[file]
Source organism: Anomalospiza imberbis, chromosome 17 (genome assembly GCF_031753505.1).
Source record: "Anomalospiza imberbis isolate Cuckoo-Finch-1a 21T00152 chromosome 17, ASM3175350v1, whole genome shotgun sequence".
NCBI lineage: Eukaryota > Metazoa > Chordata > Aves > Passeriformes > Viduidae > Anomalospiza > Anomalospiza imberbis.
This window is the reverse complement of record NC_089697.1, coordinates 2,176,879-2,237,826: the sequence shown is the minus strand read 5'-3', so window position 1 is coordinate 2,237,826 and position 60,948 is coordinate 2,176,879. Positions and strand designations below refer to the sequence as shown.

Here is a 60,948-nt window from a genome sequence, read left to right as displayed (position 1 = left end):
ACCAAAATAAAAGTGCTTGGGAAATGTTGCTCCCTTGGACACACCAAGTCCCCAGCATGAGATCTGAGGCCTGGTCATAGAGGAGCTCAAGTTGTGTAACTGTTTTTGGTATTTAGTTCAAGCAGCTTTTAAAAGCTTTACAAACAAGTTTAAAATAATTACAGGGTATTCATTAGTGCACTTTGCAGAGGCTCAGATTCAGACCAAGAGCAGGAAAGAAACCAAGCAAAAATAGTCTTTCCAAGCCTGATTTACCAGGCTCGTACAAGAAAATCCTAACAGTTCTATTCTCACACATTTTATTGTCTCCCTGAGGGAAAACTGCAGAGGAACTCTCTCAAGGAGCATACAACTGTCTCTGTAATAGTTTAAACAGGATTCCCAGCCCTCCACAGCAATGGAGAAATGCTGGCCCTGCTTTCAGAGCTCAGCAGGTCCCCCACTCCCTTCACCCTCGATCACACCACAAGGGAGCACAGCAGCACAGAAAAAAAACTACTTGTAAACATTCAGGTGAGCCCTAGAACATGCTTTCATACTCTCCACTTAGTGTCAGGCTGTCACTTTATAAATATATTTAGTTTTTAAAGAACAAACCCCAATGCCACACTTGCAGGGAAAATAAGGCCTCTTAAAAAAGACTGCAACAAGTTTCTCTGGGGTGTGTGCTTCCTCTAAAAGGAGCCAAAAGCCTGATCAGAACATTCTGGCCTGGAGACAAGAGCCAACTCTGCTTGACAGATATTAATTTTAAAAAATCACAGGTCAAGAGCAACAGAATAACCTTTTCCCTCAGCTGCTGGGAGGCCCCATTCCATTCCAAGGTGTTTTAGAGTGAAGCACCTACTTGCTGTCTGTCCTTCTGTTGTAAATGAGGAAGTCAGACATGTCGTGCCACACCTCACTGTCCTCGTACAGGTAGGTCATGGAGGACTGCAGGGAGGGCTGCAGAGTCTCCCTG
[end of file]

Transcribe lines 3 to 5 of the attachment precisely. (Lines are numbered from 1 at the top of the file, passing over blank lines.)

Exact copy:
NCBI lineage: Eukaryota > Metazoa > Chordata > Aves > Passeriformes > Viduidae > Anomalospiza > Anomalospiza imberbis.
This window is the reverse complement of record NC_089697.1, coordinates 2,176,879-2,237,826: the sequence shown is the minus strand read 5'-3', so window position 1 is coordinate 2,237,826 and position 60,948 is coordinate 2,176,879. Positions and strand designations below refer to the sequence as shown.

Here is a 60,948-nt window from a genome sequence, read left to right as displayed (position 1 = left end):